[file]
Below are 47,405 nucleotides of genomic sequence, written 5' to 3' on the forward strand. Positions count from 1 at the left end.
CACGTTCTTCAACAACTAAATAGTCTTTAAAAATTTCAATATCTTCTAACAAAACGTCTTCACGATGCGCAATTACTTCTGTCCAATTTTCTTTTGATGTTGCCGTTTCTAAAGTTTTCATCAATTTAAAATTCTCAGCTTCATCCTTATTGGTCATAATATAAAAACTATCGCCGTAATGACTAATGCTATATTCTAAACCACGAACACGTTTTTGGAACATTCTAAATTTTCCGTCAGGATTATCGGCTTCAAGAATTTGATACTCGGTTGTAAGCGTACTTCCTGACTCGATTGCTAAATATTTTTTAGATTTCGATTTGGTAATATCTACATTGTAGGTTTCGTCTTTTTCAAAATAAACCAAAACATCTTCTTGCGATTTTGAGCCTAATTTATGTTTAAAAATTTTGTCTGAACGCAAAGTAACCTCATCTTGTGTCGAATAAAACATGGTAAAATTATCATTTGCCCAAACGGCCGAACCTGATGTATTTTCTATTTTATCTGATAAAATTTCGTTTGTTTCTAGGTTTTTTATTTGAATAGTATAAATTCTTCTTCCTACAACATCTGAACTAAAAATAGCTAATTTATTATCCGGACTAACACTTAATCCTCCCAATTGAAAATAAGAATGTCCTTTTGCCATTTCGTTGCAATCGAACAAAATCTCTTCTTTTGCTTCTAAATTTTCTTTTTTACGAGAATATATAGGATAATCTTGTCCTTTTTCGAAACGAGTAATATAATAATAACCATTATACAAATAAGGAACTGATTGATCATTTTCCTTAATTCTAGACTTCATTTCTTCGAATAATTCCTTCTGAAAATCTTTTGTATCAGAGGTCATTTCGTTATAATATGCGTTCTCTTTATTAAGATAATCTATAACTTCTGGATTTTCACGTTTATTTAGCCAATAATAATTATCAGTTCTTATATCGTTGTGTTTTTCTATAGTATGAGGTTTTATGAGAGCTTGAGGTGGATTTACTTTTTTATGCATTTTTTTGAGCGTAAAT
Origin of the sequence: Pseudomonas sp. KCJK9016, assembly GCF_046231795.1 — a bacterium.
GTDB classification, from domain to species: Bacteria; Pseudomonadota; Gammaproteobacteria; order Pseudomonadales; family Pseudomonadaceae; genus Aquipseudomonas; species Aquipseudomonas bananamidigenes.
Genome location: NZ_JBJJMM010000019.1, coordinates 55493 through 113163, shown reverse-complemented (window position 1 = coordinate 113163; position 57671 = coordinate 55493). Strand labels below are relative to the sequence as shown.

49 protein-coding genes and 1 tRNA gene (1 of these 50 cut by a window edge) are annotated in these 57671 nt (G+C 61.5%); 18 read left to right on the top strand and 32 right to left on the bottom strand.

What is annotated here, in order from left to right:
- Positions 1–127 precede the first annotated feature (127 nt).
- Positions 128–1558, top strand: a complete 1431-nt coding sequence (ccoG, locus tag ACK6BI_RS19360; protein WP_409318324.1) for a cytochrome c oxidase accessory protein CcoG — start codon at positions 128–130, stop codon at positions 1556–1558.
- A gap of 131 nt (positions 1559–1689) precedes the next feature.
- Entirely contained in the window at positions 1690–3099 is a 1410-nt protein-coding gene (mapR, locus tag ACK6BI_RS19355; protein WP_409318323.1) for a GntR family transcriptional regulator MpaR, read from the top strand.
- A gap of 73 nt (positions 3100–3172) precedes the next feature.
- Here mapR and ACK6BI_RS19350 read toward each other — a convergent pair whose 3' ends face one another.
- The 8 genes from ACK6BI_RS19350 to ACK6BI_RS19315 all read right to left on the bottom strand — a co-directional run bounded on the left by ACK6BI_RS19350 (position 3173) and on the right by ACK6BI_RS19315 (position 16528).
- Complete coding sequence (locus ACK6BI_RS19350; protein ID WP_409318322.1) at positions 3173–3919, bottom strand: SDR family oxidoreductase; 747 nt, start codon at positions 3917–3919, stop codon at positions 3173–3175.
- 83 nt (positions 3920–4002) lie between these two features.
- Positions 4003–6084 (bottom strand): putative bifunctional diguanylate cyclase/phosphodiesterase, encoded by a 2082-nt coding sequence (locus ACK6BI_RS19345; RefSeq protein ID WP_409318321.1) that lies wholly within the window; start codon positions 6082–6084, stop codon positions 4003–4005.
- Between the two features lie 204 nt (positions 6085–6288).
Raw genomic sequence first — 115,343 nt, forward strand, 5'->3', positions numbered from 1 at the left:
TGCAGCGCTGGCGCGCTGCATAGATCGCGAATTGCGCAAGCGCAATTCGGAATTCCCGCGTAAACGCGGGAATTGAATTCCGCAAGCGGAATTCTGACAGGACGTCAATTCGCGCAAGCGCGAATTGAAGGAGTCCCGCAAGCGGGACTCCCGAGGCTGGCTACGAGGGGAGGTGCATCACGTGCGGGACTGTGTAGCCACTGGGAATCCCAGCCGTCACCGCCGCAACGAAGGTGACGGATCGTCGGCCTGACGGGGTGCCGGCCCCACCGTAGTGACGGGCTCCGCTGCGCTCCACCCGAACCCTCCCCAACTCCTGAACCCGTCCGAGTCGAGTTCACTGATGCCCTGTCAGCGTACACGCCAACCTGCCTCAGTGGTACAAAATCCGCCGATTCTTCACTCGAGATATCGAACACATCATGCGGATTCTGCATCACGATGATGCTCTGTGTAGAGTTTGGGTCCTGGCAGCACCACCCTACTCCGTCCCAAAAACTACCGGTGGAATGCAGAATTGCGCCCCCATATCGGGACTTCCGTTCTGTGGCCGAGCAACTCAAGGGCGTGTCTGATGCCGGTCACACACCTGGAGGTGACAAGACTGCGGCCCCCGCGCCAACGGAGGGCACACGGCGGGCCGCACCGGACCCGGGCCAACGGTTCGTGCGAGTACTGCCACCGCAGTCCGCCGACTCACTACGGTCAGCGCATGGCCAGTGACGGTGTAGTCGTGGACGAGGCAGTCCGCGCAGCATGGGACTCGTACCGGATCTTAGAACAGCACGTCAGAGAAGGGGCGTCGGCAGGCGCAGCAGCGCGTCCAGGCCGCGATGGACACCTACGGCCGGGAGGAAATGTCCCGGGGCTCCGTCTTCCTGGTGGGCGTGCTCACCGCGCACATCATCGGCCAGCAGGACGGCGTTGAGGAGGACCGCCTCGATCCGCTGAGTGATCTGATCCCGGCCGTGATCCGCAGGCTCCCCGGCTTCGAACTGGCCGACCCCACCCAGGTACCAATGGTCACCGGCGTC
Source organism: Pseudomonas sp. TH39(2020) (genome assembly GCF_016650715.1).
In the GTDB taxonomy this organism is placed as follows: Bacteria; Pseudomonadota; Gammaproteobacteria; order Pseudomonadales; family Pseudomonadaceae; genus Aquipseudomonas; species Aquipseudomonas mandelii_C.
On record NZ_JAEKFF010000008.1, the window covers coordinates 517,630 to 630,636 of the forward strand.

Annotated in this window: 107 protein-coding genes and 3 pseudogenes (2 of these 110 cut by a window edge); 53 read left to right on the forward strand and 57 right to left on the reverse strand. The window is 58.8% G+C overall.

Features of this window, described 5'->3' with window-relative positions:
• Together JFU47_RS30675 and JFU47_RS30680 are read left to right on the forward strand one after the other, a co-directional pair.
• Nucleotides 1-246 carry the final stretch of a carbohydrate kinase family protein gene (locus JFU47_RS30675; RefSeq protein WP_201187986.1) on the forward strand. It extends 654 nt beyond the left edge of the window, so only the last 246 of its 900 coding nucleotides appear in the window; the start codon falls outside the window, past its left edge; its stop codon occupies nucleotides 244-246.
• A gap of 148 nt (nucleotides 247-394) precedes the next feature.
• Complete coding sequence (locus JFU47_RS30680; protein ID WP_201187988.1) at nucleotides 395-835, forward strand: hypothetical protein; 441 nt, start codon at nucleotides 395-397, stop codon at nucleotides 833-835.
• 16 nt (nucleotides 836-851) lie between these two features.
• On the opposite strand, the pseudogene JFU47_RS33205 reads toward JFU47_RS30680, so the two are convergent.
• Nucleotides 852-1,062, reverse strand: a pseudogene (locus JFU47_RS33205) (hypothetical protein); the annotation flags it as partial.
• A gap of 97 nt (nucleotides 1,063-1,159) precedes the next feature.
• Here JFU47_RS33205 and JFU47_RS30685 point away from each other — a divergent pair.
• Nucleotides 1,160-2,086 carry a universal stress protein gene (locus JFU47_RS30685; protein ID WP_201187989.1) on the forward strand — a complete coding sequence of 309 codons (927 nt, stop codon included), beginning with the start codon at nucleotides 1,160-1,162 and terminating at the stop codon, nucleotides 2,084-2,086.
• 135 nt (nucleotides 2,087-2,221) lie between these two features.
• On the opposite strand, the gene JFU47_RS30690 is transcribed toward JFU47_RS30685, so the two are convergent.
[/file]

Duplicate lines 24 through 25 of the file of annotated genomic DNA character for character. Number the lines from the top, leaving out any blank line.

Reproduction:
Annotated in this window: 107 protein-coding genes and 3 pseudogenes (2 of these 110 cut by a window edge); 53 read left to right on the forward strand and 57 right to left on the reverse strand. The window is 58.8% G+C overall.

Features of this window, described 5'->3' with window-relative positions: